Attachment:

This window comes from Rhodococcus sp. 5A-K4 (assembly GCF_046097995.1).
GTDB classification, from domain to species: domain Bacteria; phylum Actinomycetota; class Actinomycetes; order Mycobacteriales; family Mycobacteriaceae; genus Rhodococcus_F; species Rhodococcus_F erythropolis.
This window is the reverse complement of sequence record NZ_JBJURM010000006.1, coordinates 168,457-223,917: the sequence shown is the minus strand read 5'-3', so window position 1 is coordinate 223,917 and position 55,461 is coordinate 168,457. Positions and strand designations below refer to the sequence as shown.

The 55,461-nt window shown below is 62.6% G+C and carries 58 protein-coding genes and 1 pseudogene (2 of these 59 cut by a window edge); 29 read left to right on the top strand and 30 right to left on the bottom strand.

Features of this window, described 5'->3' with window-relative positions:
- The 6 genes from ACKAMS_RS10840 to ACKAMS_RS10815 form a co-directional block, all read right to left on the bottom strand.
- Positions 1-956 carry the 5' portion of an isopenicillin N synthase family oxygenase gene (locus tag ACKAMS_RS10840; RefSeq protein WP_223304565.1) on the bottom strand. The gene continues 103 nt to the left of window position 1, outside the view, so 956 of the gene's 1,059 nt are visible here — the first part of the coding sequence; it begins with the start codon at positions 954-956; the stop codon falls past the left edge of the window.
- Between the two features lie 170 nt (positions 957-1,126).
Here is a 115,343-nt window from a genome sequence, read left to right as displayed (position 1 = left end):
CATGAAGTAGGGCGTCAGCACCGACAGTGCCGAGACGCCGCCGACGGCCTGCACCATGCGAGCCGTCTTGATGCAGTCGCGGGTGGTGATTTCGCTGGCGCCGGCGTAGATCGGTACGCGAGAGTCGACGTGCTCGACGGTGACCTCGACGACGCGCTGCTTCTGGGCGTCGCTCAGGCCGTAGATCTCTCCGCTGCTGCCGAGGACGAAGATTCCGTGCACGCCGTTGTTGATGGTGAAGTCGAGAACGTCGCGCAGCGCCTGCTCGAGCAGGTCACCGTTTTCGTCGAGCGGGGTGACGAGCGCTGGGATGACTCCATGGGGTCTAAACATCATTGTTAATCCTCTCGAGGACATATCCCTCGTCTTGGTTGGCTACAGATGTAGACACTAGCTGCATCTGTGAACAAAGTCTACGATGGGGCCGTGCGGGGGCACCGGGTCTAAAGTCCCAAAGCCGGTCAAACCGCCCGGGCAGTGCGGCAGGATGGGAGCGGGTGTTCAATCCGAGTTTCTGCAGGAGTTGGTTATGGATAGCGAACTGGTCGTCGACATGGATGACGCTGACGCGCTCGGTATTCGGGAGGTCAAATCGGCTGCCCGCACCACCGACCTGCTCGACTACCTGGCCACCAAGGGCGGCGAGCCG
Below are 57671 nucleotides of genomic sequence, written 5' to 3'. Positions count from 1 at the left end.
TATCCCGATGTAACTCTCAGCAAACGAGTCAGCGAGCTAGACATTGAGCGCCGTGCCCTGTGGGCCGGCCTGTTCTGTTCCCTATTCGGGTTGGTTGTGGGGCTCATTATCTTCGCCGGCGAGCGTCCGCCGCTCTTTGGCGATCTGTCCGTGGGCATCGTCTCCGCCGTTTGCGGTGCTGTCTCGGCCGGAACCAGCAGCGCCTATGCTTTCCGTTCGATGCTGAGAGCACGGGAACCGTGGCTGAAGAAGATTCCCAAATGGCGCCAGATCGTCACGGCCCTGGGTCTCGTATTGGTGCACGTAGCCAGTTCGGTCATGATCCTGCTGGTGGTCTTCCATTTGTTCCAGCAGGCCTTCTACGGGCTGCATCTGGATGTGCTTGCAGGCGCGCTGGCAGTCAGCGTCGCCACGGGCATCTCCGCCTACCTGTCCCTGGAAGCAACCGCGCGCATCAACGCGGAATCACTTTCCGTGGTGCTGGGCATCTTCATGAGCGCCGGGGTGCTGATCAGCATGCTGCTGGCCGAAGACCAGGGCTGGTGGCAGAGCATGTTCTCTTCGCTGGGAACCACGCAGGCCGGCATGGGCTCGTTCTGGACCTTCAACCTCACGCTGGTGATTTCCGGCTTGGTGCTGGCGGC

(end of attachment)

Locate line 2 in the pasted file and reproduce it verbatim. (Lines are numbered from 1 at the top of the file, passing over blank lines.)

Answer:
GTDB classification, from domain to species: domain Bacteria; phylum Actinomycetota; class Actinomycetes; order Mycobacteriales; family Mycobacteriaceae; genus Rhodococcus_F; species Rhodococcus_F erythropolis.